A shake-up in parental leave after pregnancy is needed so that it works better for both parents, say the Royal College of Midwives (RCM). The call is backed by maternity rights charity Maternity Action and TUC Women’s Conference.
Both organisations say the Government’s Shared Parental Leave (SPL) scheme is not working because the shift to more equal parenting that the scheme was supposed to promote is not happening. In 2019/2020, the fifth year of the scheme, take-up among eligible fathers was just 3.6%.
Currently leave for parents after having a baby is shared by both via the SPL scheme. They have 52 weeks parental leave which can be shared between them to suit their situation.
Kate Jones, Equalities and Research Officer at the Royal College of Midwives, said:
“The scheme was designed to tackle gender inequality in the workplace and beyond but is failing both parents and does not recognise the different purposes of leave for each parent. Mothers need paid leave to recover from the physical and mental impacts of pregnancy, childbirth and breastfeeding. The second parent needs leave to be able to support them though this. Crucially, the scheme relies on fathers and second parents being willing to take some of a mother’s maternity leave which many are not prepared to do. All parents deserve leave they can take that doesn’t rely on new mothers giving up theirs.”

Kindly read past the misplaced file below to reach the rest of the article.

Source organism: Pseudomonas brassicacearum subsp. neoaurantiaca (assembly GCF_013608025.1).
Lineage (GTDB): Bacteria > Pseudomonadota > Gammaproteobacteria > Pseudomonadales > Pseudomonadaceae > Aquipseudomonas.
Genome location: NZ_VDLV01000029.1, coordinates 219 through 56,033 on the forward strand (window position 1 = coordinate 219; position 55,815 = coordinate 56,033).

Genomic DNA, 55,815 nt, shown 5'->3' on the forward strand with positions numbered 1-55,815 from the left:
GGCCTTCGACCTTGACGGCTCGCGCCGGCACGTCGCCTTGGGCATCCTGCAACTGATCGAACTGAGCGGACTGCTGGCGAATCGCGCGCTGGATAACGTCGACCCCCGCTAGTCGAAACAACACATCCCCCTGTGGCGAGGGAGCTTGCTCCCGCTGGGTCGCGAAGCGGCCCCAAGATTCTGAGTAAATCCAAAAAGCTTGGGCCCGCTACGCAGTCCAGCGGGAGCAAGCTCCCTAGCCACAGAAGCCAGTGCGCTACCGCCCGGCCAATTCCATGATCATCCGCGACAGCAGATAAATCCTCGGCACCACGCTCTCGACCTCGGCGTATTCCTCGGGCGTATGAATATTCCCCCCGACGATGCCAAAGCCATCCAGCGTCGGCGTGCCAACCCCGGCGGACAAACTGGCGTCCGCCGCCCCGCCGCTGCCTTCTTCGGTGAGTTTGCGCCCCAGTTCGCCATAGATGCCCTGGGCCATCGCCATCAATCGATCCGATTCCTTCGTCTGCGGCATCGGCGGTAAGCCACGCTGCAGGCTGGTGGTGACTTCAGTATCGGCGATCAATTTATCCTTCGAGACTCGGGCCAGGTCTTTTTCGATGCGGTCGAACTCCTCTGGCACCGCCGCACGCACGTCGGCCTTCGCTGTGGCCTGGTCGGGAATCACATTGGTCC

The two organisations are calling for a new policy that will give each parent individual leave, with significantly increased leave for the second parent, while keeping the existing rights of mothers to 52 weeks maternity leave. They also say the scheme must be open to all workers because some on zero contracts and working in the gig economy may not be getting access to it. The basic rate of statutory pay when on parental leave also needs to increase, say the RCM and Maternity Action.
Ros Bragg, Director of Maternity Action said:
“Shared parental leave was brought in seven years ago now and it’s clear that it’s not working – take up is woeful. Our advice lines are full of parents who want to share parental leave, but confusion around the rules means that they are completely baffled. Add that to the low level of pay on offer, and the system seems almost designed to put parents off sharing leave, rather than encourage it.
“We need a new system that financially supports fathers and second parents to care for their child, while recognising that mothers need properly paid leave in order to recover from pregnancy and birth.”